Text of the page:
My dear wife and I spent a wonderful week in a little village called Charco del Palo on the Spanish island of Lanzarote in the Atlantic Ocean in July 2011. Lanzarote is part of the Canary Islands which are Spanish possessions 1500km from Madrid and a mere 125km off the coast of Morocco. The Canary Islands are volcanic, so white sandy beaches are not common. The volcanism makes for interesting and strangely beautiful landscapes. One should not expect lush bush and sandy beaches that one might associate with a tropical paradise, instead expect to have your notions of beauty challenged but you will not be disappointed.
Lanzarote is about 50km in length and about 20km wide. It has a good network of roads which means that day trips to any part of the island are easily doable. There is a lot to see and do apart from enjoying the sun and sea as it was meant to be enjoyed, wearing just your God given skin.
The climate on Lanzarote is mild and uniform, the temperature is fairly steady year round and hovers around the 25°C mark most of the time, and it hardly ever rains. It can be windy though, most often there is a steady 20km/h wind blowing. At some times of the year a hot sand laden wind blows off the Sahara Desert and across the Atlantic Ocean to Lanzarote.
Charco del Palo is on the volcanic eastern rocky shore of Lanzarote. There is no beach at Charco del Palo, but instead there are three tidal pools (As I understand it Charco del Palo means St Paul’s Pools, I can’t imagine the stern and sombre St Paul relaxing naked in these pools, but who knows…). The tidal pools have ledges or terraces surrounding them for comfortable sunbathing. The sea is pleasantly refreshing so frequent cool-off skinny dips between sun baking sessions are a real pleasure.
Charco del Palo is naturist village with probably about 400 or more bungalows, apartments and houses. It has shops, restaurants and bars. Nudity is usual at the seaside and is acceptable in the streets, though when shopping and in the restaurants, clothing is expected. Peter's Pub has a terrace when nudity is allowed. It was liberating and refreshing to be able to walk around town wearing nothing but the vacant and happy look of someone at peace with himself and the world. There are also paths along the seaside outside of town where it is possible to ramble naked enjoying the wind on your skin under God’s wide skies.
The village is not gated or controlled anyone can freely come and go. People are respectful and well behaved without any form of obvious or visible policing.
There are some other nudist beaches on Lanzarote, though bear in mind ALL beaches in Spain are clothing optional, it is perfect legal to bathe naked on any beach in Spain, it’s just that some beaches are used by nudists and others by textiles. There are a series of coves with white sandy beaches on the southern tip a Lanzarote, the main and most well known beach is Playa Papagayo, this beach is a textile beach but adjacent to it is Playa del Pozo, a beautiful white sandy beach with lots of nudists and some textiles, and nobody felt uncomfortable. On the western side of Lanzarote is a very long stretch of beach with a nudist section, we didn’t find the nudists on our day trip there, but it was a windy and unpleasant day so maybe the nudists were elsewhere.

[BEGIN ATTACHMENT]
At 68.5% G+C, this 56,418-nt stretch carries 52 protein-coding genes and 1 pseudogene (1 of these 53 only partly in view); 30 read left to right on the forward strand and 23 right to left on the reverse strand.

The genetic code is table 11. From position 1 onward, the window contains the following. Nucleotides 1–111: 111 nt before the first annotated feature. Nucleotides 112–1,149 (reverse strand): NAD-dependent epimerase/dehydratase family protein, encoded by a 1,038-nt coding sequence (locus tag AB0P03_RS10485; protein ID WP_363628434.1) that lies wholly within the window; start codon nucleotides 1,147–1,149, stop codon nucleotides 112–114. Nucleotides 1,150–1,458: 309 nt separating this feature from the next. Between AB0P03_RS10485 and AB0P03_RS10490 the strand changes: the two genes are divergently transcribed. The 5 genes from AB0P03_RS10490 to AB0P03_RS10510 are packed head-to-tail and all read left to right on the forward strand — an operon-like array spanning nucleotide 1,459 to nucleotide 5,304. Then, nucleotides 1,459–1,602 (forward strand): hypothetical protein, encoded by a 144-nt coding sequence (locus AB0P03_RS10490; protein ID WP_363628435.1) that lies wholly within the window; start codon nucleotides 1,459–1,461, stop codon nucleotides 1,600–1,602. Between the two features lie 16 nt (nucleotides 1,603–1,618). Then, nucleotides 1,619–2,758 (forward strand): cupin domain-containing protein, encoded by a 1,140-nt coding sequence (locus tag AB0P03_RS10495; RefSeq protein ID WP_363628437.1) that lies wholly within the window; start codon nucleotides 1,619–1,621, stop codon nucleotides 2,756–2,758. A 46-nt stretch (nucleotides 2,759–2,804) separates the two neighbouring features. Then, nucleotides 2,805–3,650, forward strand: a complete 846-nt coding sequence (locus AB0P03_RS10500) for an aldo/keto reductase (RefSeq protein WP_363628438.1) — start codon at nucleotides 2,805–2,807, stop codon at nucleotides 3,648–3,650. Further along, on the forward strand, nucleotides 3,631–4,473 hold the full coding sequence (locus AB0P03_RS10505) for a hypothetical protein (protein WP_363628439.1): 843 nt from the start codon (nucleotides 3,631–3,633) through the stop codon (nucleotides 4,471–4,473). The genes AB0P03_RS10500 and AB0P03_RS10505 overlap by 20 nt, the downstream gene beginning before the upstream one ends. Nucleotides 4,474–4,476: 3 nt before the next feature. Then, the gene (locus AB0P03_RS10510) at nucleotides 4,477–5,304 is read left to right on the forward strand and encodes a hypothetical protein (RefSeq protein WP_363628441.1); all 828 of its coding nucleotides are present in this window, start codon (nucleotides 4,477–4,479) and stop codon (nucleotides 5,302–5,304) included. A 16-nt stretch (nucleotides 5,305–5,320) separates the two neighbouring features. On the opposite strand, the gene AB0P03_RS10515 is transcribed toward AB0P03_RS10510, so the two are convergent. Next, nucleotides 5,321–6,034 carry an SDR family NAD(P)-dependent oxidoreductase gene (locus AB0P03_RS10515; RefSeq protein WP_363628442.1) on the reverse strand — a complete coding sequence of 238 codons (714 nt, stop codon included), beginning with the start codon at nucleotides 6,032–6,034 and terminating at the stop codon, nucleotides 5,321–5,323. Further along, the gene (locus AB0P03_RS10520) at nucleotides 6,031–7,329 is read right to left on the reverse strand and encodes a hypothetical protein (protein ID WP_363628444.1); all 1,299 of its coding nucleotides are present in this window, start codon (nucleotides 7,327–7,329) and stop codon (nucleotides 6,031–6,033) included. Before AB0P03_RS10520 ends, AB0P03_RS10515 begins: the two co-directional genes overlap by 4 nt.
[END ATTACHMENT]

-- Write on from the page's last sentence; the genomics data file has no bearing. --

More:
Getting to Lanzarote can be a bit of a challenge and I would suggest using a good travel agent to book your flights. We booked a hire car via the people who we rented our accommodation from and I would suggest doing just that, much cheaper than doing it from South Africa using one of the big car hire companies (Avis, Hertz etc)
The choice of accommodation is wide and I think it’s all pretty good; we stayed in self catering seafront apartments. There is nothing quite like waking up walking out your front door stark naked across the sand to the sea for a refreshing skinny dip. And then with a kikoi over your shoulder walking to the shop to buy baguettes for breakfast, being mindful to wrap the kikoi around your waist before entering the shop.
I think most of the accommodation in Charco del Palo is self catering. The two restaurants in town are fine and not too expensive and the little supermarket has the essentials like bread and wine (and cheese and ham).
Charco del Palo is a quiet peaceful naturist village, no clubs, no parties, no jet skis, no motor bikes or motor boats. If it’s excitement you’re after don’t stay at Charco del Palo.